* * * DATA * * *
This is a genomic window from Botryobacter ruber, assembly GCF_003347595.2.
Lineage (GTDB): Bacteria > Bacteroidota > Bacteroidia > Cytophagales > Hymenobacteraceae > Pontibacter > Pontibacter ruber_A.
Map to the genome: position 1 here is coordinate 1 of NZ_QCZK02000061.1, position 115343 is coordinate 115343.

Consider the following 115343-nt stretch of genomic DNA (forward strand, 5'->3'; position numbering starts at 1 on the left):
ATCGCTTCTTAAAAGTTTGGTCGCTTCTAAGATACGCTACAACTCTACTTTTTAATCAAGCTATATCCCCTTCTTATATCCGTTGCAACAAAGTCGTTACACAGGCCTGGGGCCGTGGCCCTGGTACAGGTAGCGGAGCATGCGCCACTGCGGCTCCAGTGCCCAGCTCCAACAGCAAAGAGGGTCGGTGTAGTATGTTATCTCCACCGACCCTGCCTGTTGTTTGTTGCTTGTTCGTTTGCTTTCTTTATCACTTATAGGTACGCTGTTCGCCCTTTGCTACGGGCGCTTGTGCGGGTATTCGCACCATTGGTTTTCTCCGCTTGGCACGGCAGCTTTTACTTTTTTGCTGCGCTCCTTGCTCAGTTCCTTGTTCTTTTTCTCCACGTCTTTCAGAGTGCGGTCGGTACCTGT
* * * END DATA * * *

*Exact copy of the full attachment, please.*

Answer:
This is a genomic window from Botryobacter ruber, assembly GCF_003347595.2.
Lineage (GTDB): Bacteria > Bacteroidota > Bacteroidia > Cytophagales > Hymenobacteraceae > Pontibacter > Pontibacter ruber_A.
Map to the genome: position 1 here is coordinate 1 of NZ_QCZK02000061.1, position 115343 is coordinate 115343.

Consider the following 115343-nt stretch of genomic DNA (forward strand, 5'->3'; position numbering starts at 1 on the left):
ATCGCTTCTTAAAAGTTTGGTCGCTTCTAAGATACGCTACAACTCTACTTTTTAATCAAGCTATATCCCCTTCTTATATCCGTTGCAACAAAGTCGTTACACAGGCCTGGGGCCGTGGCCCTGGTACAGGTAGCGGAGCATGCGCCACTGCGGCTCCAGTGCCCAGCTCCAACAGCAAAGAGGGTCGGTGTAGTATGTTATCTCCACCGACCCTGCCTGTTGTTTGTTGCTTGTTCGTTTGCTTTCTTTATCACTTATAGGTACGCTGTTCGCCCTTTGCTACGGGCGCTTGTGCGGGTATTCGCACCATTGGTTTTCTCCGCTTGGCACGGCAGCTTTTACTTTTTTGCTGCGCTCCTTGCTCAGTTCCTTGTTCTTTTTCTCCACGTCTTTCAGAGTGCGGTCGGTACCTGT